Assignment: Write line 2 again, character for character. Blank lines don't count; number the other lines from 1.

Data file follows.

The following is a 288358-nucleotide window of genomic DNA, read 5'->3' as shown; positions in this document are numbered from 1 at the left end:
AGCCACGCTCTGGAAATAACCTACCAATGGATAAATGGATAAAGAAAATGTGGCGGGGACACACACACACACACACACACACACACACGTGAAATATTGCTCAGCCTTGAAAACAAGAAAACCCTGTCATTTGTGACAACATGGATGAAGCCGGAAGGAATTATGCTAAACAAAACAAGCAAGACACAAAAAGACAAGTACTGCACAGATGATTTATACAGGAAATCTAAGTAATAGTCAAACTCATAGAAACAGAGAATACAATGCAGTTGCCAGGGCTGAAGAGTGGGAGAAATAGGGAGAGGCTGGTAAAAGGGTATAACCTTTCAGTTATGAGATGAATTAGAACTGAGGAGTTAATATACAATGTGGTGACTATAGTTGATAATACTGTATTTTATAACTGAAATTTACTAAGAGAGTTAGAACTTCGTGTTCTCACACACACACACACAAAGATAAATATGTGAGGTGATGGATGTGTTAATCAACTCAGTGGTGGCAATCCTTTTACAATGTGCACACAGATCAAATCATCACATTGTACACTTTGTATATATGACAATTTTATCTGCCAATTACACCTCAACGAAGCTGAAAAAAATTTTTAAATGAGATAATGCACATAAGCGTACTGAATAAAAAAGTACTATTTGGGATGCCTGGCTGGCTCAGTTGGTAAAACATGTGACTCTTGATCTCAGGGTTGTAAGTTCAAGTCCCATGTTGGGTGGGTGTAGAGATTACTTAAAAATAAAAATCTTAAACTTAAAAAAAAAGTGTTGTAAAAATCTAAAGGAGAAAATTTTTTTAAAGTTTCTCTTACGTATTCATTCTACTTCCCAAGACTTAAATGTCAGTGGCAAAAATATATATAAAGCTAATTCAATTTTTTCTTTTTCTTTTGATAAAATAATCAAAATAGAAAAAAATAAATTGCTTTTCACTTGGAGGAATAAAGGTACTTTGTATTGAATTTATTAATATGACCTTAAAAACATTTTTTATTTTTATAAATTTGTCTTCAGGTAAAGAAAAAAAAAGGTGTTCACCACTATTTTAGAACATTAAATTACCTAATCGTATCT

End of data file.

AGCCACGCTCTGGAAATAACCTACCAATGGATAAATGGATAAAGAAAATGTGGCGGGGACACACACACACACACACACACACACACACGTGAAATATTGCTCAGCCTTGAAAACAAGAAAACCCTGTCATTTGTGACAACATGGATGAAGCCGGAAGGAATTATGCTAAACAAAACAAGCAAGACACAAAAAGACAAGTACTGCACAGATGATTTATACAGGAAATCTAAGTAATAGTCAAACTCATAGAAACAGAGAATACAATGCAGTTGCCAGGGCTGAAGAGTGGGAGAAATAGGGAGAGGCTGGTAAAAGGGTATAACCTTTCAGTTATGAGATGAATTAGAACTGAGGAGTTAATATACAATGTGGTGACTATAGTTGATAATACTGTATTTTATAACTGAAATTTACTAAGAGAGTTAGAACTTCGTGTTCTCACACACACACACACAAAGATAAATATGTGAGGTGATGGATGTGTTAATCAACTCAGTGGTGGCAATCCTTTTACAATGTGCACACAGATCAAATCATCACATTGTACACTTTGTATATATGACAATTTTATCTGCCAATTACACCTCAACGAAGCTGAAAAAAATTTTTAAATGAGATAATGCACATAAGCGTACTGAATAAAAAAGTACTATTTGGGATGCCTGGCTGGCTCAGTTGGTAAAACATGTGACTCTTGATCTCAGGGTTGTAAGTTCAAGTCCCATGTTGGGTGGGTGTAGAGATTACTTAAAAATAAAAATCTTAAACTTAAAAAAAAAGTGTTGTAAAAATCTAAAGGAGAAAATTTTTTTAAAGTTTCTCTTACGTATTCATTCTACTTCCCAAGACTTAAATGTCAGTGGCAAAAATATATATAAAGCTAATTCAATTTTTTCTTTTTCTTTTGATAAAATAATCAAAATAGAAAAAAATAAATTGCTTTTCACTTGGAGGAATAAAGGTACTTTGTATTGAATTTATTAATATGACCTTAAAAACATTTTTTATTTTTATAAATTTGTCTTCAGGTAAAGAAAAAAAAAGGTGTTCACCACTATTTTAGAACATTAAATTACCTAATCGTATCT